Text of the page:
Traditional monitoring techniques include both land-based patrols through the pipeline right-of-way or aerial inspections by helicopter or plane. Aircraft can be utilized to visually examine large areas in a relatively short period of time. Additionally, aircraft can be outfitted with leak detection instrumentation. These sensors can detect methane or hydrocarbon in the air, indicating the presence of a leak in the corresponding pipe’s segment (identified through the aid of GPS). Overall, aerial inspections use non-contact or standoff detectors, where both the operators and equipment remain distanced from the sample. Standoff detection is almost always accomplished with methods involving spectroscopic techniques such as laser-induced fluorescence or infrared.
High-altitude over flight allows to analyze a larger area but, at the same time, it results in a reduction of resolution. Helicopters can fly low altitudes and collect more precise data but they are more expensive to operate and they require more fuel for short distances. The oldest method is the visual inspection carried out by foot patrols. They are usually operator contractors that monitor predefined areas to detect leaks. The main limitation is that this visual/olfactory inspection may not be able to detect small leaks or internal problems. These inspections are performed according to a predetermined pattern and are mainly based on statistical analysis of segments that have a higher probability of leaks; consequently, there are areas that are never inspected.
|Destructive Testing||Non-destructive |
|When pipeline is not in service: |
• Hydrostatic pressure testing
|Smart pigs (in-lineinspection or “ILI”) |
• Dent (Deformation & Geometry)
• Corrosion (Magnetic)
• Crack(Ultrasonic /TransverseField)
|Gas and non-piggable oil |
pipelines. Corrosion tests:
• Foot patrols
|Constant||Visible leaks||Non-visible leaks||Small leaks|
To conclude, there is not an optimum solution or a perfect inspection technique. The choice is based on a case evaluation, and every advantage or disadvantage is calculated taking into account several factors such as the price of operation, cost of equipment, time flexibility, and regulation requirements.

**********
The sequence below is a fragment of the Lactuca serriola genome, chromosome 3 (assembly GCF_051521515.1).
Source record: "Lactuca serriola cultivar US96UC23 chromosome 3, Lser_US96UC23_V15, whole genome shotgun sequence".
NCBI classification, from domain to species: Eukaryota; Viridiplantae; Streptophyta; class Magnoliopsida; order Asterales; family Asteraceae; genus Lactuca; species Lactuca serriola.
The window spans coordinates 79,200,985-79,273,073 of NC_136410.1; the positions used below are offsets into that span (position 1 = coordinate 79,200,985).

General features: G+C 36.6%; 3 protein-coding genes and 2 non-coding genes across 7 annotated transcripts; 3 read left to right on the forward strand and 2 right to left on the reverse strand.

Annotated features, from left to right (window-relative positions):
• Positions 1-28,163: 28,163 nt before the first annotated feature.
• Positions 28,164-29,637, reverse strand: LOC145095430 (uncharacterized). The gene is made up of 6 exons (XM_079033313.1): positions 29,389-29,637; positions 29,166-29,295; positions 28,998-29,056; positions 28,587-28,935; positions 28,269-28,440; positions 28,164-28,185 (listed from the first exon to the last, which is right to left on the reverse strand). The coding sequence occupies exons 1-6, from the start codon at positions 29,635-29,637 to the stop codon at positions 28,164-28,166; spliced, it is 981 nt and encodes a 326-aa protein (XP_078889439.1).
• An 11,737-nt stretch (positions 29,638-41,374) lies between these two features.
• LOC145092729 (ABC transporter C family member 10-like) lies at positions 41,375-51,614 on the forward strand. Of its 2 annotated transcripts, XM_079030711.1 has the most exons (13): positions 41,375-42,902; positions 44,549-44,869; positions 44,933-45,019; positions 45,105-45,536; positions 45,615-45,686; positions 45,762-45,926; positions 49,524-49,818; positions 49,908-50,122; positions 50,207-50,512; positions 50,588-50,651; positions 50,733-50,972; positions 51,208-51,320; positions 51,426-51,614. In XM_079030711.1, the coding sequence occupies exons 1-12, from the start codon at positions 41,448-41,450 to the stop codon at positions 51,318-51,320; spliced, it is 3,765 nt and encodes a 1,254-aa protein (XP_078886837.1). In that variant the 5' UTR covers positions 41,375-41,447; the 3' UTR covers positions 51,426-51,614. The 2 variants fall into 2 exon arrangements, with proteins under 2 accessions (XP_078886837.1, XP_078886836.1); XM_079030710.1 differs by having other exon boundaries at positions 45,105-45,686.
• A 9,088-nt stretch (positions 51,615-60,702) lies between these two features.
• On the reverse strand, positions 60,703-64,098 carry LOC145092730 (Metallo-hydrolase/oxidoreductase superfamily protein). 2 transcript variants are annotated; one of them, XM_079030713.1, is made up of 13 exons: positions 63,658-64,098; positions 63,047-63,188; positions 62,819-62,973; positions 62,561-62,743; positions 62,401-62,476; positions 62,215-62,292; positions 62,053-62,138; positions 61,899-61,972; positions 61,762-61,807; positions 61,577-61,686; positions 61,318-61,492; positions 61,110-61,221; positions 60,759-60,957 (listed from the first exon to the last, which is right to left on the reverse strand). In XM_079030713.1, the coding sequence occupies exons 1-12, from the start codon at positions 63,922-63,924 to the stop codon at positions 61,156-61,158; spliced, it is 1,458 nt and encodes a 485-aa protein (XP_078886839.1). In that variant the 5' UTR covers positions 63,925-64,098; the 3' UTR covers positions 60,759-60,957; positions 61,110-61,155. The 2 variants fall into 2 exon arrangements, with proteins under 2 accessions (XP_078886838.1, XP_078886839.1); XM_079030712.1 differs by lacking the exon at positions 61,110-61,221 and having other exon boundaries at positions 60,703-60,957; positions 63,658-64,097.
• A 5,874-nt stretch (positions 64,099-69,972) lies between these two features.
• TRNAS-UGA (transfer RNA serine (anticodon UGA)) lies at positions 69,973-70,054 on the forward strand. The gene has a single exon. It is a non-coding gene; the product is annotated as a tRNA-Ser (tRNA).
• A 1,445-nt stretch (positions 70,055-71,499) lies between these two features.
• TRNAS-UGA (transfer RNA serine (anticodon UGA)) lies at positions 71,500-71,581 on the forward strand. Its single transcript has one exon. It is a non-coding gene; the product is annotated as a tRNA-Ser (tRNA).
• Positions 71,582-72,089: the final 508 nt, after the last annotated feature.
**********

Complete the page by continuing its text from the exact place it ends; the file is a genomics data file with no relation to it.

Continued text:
Another technique that can bring considerable benefits, both in terms of viability and speed of operations, is the use of drones to monitor pipelines. Drones are used in the most diverse places on the planet and for countless purposes. In particular, drones are used by the military for image collection and real-time information. Drones are aircraft piloted by some operators placed at a considerable distance from the vehicle which generally operate at low altitudes. Operationally this technology may not possess the necessary instrumentation needed to effectively identify potential defects, but drones clearly offer enhanced surveillance when it comes to unauthorized activities on a pipeline right-of-way or larger spills which are more easily noticed by aerial observation.
One main advantage is the possibility of incorporating reliable and sensitive sensors to a small mass that can keep high endurance and safety, avoiding catastrophic impacts or flight accidents. Pipelines extend for several miles and they cross different type of lands, from rural areas to high mountains. The use of drones will overcome any visual or spatial limitation. Drones can collect and transmit images directly to a station, where a technician will interpret the data.
Overall, the important aspects to consider when choosing a detection instrument or inspection method are:
- Selectivity (it refers to the extent to which a method can determine particular components in mixtures or matrices without interference from other components)
- Sensitivity (measures the probability of detection without taking into account false alarms)
Currently, engineers are trying to develop technologies that will increase benefits and reduce high costs. Drones can be the first step toward an automatized inspection phase, but the equipment is not enough advanced to assure detection and constant inspection at the same time. Furthermore, the Federal Aviation Administration (FAA) is still unsure on how to manage drones’ legislation both in terms of flying zones and privacy. Cameras and sensors that are constantly flying and collecting data/images can interfere with the privacy of citizens living in the surrounding areas.